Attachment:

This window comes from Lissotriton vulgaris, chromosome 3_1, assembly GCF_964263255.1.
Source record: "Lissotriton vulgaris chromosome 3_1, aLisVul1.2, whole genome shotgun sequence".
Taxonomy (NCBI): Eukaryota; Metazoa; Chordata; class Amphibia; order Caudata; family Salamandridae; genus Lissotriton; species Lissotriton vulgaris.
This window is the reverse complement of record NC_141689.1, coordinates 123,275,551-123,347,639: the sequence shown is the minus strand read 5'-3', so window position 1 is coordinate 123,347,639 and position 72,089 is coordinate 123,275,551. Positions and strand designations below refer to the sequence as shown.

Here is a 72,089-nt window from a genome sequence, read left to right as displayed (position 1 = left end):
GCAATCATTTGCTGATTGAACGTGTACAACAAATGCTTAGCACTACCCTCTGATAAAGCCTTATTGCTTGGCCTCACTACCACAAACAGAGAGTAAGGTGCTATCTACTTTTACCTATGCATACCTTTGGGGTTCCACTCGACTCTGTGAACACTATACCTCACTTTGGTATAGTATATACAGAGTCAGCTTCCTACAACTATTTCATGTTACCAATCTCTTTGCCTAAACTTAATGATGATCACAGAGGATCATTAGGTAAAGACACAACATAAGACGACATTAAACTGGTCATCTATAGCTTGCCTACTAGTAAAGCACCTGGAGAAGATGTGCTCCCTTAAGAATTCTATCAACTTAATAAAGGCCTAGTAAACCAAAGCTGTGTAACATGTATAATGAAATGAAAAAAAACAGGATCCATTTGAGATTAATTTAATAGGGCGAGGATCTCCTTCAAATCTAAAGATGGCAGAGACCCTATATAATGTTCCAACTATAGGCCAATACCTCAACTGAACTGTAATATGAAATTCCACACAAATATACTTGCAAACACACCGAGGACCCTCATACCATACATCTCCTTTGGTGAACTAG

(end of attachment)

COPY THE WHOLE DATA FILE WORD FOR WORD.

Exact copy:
This window comes from Lissotriton vulgaris, chromosome 3_1, assembly GCF_964263255.1.
Source record: "Lissotriton vulgaris chromosome 3_1, aLisVul1.2, whole genome shotgun sequence".
Taxonomy (NCBI): Eukaryota; Metazoa; Chordata; class Amphibia; order Caudata; family Salamandridae; genus Lissotriton; species Lissotriton vulgaris.
This window is the reverse complement of record NC_141689.1, coordinates 123,275,551-123,347,639: the sequence shown is the minus strand read 5'-3', so window position 1 is coordinate 123,347,639 and position 72,089 is coordinate 123,275,551. Positions and strand designations below refer to the sequence as shown.

Here is a 72,089-nt window from a genome sequence, read left to right as displayed (position 1 = left end):
GCAATCATTTGCTGATTGAACGTGTACAACAAATGCTTAGCACTACCCTCTGATAAAGCCTTATTGCTTGGCCTCACTACCACAAACAGAGAGTAAGGTGCTATCTACTTTTACCTATGCATACCTTTGGGGTTCCACTCGACTCTGTGAACACTATACCTCACTTTGGTATAGTATATACAGAGTCAGCTTCCTACAACTATTTCATGTTACCAATCTCTTTGCCTAAACTTAATGATGATCACAGAGGATCATTAGGTAAAGACACAACATAAGACGACATTAAACTGGTCATCTATAGCTTGCCTACTAGTAAAGCACCTGGAGAAGATGTGCTCCCTTAAGAATTCTATCAACTTAATAAAGGCCTAGTAAACCAAAGCTGTGTAACATGTATAATGAAATGAAAAAAAACAGGATCCATTTGAGATTAATTTAATAGGGCGAGGATCTCCTTCAAATCTAAAGATGGCAGAGACCCTATATAATGTTCCAACTATAGGCCAATACCTCAACTGAACTGTAATATGAAATTCCACACAAATATACTTGCAAACACACCGAGGACCCTCATACCATACATCTCCTTTGGTGAACTAG